Erlang NIF with timeslice reductions

Recently, I put together an Erlang asynchronous port driver named keccakf1600 which implements the SHA-3 algorithms used in another one of my projects, jose.

See version 1.0.2 of keccakf1600 for the original port driver implementation.

When interfacing with native C and the Erlang VM, you essentially have 3 options to choose from:

  1. Port Driver — a shared library linked with driver_entry (I/O heavy operations are typically best suited for this type)
  2. NIF — a shared library linked with ERL_NIF_INIT (fast synchronous operations are typically best suited for this type)
  3. Port — an external program which typically communicates with the Erlang VM over stdin and stdout

My goal was to have a fast and asynchronous way to call blocking functions without disrupting the Erlang VM schedulers from carrying out their work. The original plan was to use driver_async combined with ready_async to perform the blocking operations on “a thread separate from the emulator thread.” I used the ei library in order to communicate between the Erlang VM and the port driver written in C.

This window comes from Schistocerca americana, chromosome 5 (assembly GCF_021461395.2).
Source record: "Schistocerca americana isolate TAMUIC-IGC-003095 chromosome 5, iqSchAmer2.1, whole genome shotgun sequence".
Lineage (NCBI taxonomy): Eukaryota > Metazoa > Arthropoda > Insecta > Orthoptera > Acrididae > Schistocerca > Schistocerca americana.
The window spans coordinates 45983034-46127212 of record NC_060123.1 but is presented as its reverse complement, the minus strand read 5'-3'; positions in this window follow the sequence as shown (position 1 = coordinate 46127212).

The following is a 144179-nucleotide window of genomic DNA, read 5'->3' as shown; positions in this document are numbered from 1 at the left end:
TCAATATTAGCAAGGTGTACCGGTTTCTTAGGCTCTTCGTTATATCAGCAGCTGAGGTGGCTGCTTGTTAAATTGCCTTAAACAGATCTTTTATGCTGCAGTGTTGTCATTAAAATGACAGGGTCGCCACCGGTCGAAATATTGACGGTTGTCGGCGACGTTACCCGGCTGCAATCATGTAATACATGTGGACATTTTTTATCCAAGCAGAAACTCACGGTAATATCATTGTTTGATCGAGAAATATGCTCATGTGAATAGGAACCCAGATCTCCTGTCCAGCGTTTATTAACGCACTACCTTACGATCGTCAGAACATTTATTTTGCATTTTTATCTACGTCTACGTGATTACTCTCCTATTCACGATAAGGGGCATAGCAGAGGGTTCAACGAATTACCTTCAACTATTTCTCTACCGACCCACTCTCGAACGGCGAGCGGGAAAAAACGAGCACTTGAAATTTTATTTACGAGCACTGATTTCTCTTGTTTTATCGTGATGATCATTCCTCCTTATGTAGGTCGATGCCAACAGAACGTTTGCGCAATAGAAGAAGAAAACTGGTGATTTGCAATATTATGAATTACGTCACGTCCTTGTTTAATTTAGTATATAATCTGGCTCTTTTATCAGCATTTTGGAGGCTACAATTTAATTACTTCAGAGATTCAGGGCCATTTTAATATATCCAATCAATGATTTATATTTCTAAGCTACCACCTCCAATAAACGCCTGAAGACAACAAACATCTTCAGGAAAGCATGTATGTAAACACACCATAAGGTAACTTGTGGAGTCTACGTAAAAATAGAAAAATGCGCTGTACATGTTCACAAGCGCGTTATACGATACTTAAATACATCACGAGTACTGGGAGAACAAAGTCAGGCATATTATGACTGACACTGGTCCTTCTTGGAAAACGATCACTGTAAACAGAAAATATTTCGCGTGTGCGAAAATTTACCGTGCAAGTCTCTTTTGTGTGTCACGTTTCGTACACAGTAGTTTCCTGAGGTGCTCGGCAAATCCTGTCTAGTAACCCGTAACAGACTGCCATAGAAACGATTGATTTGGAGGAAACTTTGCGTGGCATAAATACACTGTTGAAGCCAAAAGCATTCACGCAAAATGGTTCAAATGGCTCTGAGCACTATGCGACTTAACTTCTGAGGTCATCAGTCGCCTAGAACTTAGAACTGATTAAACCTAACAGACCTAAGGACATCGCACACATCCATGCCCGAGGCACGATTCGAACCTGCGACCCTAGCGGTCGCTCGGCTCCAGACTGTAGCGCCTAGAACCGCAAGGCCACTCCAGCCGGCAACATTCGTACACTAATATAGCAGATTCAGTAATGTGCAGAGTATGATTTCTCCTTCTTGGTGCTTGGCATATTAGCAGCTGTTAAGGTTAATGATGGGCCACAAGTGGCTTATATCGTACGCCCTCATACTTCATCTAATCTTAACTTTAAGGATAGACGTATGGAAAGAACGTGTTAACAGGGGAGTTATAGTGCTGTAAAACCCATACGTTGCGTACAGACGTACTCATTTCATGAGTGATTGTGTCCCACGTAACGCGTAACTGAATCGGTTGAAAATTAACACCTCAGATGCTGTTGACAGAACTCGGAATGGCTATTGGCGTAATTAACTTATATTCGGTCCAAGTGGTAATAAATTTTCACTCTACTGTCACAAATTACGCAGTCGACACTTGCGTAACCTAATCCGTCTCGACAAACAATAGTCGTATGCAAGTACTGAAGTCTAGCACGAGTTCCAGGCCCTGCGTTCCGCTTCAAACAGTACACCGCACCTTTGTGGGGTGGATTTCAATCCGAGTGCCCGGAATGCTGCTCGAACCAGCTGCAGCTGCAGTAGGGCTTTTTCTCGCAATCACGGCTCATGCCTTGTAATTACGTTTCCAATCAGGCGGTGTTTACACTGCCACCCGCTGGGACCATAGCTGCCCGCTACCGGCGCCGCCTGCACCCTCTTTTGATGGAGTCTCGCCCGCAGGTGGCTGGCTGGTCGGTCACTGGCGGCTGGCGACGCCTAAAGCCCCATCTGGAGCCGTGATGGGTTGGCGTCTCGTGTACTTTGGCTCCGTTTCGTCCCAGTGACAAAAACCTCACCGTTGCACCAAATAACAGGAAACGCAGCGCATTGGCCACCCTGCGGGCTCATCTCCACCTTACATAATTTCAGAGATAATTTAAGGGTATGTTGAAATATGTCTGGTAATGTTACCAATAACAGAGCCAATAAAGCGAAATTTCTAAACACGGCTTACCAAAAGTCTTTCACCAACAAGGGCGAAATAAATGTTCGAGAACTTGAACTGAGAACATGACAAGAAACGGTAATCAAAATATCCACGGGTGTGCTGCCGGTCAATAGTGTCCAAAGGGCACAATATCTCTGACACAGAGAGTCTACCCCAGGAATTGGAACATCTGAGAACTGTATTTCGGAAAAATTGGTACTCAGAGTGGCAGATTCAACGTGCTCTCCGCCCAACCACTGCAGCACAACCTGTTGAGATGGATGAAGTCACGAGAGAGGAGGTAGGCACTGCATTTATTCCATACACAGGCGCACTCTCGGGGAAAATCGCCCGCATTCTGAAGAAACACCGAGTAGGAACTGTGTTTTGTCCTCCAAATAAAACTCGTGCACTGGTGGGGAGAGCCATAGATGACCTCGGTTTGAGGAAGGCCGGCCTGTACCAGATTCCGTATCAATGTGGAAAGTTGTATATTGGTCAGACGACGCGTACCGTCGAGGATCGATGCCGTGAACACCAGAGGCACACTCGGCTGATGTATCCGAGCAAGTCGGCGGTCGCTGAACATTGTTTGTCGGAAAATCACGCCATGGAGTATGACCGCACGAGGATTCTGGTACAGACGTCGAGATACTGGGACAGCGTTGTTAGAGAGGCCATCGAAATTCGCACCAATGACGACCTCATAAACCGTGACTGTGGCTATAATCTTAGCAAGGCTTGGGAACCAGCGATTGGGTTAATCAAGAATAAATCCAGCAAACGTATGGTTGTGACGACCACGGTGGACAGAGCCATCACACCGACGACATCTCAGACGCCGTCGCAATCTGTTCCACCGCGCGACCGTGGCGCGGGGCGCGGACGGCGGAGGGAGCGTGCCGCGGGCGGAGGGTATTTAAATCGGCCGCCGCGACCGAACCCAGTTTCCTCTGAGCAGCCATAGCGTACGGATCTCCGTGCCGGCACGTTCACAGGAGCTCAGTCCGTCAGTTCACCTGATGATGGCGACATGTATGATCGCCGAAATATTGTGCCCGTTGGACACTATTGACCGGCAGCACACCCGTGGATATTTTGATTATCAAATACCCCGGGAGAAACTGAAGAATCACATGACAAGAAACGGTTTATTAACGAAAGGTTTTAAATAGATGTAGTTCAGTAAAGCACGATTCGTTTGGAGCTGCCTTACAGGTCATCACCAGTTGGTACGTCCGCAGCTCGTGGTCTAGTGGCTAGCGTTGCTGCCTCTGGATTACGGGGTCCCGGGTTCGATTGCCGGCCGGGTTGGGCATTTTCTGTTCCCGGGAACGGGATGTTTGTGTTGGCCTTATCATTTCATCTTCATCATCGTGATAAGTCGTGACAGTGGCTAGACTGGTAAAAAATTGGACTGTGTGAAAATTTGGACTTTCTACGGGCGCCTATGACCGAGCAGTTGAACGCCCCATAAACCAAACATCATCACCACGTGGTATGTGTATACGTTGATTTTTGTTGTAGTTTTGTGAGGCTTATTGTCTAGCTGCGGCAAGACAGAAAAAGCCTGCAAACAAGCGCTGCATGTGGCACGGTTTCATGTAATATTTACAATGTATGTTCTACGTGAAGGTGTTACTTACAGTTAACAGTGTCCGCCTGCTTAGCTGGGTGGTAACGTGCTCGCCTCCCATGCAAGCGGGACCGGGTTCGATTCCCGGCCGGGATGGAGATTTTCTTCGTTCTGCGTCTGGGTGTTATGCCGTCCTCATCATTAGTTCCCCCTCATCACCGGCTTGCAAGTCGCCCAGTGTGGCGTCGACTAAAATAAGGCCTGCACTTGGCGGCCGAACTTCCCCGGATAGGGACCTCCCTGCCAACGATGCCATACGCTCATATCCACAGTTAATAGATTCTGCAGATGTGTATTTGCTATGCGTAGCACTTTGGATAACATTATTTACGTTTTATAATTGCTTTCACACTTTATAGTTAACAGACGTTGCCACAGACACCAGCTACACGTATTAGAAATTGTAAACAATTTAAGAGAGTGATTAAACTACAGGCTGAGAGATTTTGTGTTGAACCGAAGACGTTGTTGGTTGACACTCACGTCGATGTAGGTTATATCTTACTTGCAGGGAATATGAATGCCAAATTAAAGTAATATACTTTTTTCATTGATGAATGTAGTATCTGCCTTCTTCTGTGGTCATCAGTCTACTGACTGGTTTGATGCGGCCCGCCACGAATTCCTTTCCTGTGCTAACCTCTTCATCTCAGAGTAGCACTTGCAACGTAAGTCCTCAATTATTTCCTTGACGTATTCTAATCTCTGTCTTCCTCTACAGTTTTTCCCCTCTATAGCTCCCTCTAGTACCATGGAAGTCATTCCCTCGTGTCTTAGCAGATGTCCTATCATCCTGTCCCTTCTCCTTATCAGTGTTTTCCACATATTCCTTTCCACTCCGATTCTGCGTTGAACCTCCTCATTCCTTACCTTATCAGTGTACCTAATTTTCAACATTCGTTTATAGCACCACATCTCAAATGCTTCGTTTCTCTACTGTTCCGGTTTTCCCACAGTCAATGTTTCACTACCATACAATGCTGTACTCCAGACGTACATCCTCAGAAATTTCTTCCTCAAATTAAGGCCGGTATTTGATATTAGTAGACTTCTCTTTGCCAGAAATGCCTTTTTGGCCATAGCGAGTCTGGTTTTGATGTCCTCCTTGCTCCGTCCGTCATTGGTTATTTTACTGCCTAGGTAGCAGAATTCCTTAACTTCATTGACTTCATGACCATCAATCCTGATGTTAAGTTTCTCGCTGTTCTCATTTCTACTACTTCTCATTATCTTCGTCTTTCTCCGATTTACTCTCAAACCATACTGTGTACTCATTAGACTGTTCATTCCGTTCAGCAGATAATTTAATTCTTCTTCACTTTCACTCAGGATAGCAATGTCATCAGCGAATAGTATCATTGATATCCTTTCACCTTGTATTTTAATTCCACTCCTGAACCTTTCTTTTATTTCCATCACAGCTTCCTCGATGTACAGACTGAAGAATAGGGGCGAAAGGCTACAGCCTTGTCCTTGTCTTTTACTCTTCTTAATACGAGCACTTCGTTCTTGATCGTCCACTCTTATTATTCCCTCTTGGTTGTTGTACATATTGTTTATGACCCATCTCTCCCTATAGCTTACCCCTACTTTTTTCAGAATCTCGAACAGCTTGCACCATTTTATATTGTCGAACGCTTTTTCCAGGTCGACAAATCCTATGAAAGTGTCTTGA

Having accomplished my goal, I decided to run a simple benchmark against the equivalent SHA-2 algorithms out of curiosity as to how my implementation might stack up against the native Erlang crypto library.

The results were not terribly impressive:

The two main concerns I had with the results were:

  1. Was the SHA-3 implementation I used (based on ed448goldilocks) really 5-7 times slower than the SHA-2 algorithms?
  2. Why was there so much variance between the SHA-3 algorithms versus the variance observed between the SHA-2 algorithms?

Concern #1 was ruled out by directly testing the C version of the algorithms, for small message sizes they were typically within 1-2μs of each other.

Concern #2 required more research, which eventually led me to the bitwise project by Steve Vinoski. The project explores some of the strategies for dealing with the synchronous nature of a NIF without blocking the scheduler by keeping track of reductions during a given timeslice. It also explores strategies using the experimental dirty NIF feature.

I highly recommend reading the two presentations from the bitwise project: vinoski-opt-native-code.pdf and vinoski-schedulers.pdf.

After experimenting with the two options, I decided to use enif_consume_timeslice combined with enif_schedule_nif to yield control back to the main Erlang VM on larger inputs to prevent blocking other schedulers.

I rewrote the port driver as a NIF and released it as version 2.0.0 of keccakf1600 and ran the same benchmark again:

These results are much more consistent and closer to my original expectations. I plan on refactoring the erlang-libsodium project using the same technique.